MPs have urged the government to consider putting health warning labels on alcoholic drinks.
The All Parliamentary Party Group (APPG) on Alcohol Misuse released a manifesto earlier this month that outlined several recommendations, including educational labels on beer, wine and spirits.
According to the APPG, information and awareness-raising campaigns are vital for informing the public on the dangers of alcohol, and warning labels would bring the industry in line with tobacco companies.
The labels would not only outline the health risks, but also provide nutritional data.
"Health warnings are a familiar and prominent feature on all tobacco products," the APPG manifesto read.
"Likewise, detailed nutritional labelling is ubiquitous on food products and soft drinks. Yet consumer information on alcohol products usually extends no further than the volume strength and unit content."
The APPG said alcohol is a known carcinogen and is linked to more than 60 different health conditions. The group added that current public understanding of the risks associated with alcohol is low, outside of liver disease.
Strategies to lower the harm suffered from alcohol should form a part of mass media health campaign funding and development, the APPG argued. However, there is currently no nationwide alcohol campaign receiving independent funding, the group said.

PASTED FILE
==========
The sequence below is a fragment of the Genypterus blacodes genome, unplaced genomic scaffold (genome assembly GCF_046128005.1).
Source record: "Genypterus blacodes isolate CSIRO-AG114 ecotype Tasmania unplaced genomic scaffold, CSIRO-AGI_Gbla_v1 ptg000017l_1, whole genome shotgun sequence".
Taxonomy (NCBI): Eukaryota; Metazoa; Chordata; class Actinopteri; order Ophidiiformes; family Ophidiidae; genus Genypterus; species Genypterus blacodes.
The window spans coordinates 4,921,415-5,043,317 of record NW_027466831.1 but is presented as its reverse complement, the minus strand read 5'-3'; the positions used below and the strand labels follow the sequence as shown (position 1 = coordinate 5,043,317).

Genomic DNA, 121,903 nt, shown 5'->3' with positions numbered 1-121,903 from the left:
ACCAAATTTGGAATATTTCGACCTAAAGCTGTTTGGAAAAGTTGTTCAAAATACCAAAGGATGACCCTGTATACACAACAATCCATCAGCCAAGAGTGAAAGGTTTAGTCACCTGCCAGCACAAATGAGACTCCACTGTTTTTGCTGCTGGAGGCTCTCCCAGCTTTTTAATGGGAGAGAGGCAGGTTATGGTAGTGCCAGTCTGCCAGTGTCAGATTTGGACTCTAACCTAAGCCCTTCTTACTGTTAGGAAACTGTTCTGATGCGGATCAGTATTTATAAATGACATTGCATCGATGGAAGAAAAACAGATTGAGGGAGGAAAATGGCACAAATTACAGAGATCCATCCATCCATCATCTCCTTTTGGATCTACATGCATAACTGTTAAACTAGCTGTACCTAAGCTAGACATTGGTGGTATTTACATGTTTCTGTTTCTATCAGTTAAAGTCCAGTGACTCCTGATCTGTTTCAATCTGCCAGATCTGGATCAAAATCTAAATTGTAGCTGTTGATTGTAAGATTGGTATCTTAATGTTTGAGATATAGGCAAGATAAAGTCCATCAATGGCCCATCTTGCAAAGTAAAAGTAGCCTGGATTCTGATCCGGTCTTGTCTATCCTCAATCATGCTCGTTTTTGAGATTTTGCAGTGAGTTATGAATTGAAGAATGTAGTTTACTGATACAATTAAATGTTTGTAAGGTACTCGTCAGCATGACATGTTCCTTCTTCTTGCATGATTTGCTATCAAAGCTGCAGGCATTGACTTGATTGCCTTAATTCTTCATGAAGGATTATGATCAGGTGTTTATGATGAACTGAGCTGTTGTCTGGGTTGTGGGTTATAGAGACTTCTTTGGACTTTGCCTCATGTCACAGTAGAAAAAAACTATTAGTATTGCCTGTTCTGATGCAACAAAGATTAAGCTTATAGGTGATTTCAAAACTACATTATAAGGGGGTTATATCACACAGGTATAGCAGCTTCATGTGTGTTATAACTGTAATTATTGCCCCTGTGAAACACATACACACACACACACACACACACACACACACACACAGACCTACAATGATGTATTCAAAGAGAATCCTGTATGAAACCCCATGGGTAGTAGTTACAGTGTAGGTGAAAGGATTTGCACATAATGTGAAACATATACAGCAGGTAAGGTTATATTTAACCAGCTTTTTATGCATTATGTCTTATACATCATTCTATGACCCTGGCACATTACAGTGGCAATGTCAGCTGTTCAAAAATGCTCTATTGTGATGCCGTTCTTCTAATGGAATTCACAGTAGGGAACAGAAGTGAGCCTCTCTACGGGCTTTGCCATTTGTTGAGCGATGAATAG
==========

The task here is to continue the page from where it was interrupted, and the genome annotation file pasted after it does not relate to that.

Group chairperson Tracey Crouch told the Daily Telegraph that most of the information currently found on alcohol packaging is "very, very small".
This is compared with smoking-related warnings that are often far more prominent.
Ms Crouch claimed there should also be calorie information on alcohol, which may discourage some people from consuming large quantities.
She said professional women are one particular demographic where alcohol consumption is on the rise and more awareness could help to reduce their intake.
"We know that women are very conscious of calories so we think there needs to be more information about calories on labels," she added.
Other recommendations put forward by the APPG included a minimum price on a unit of alcohol and increasing funding and access to treatment for problem drinkers.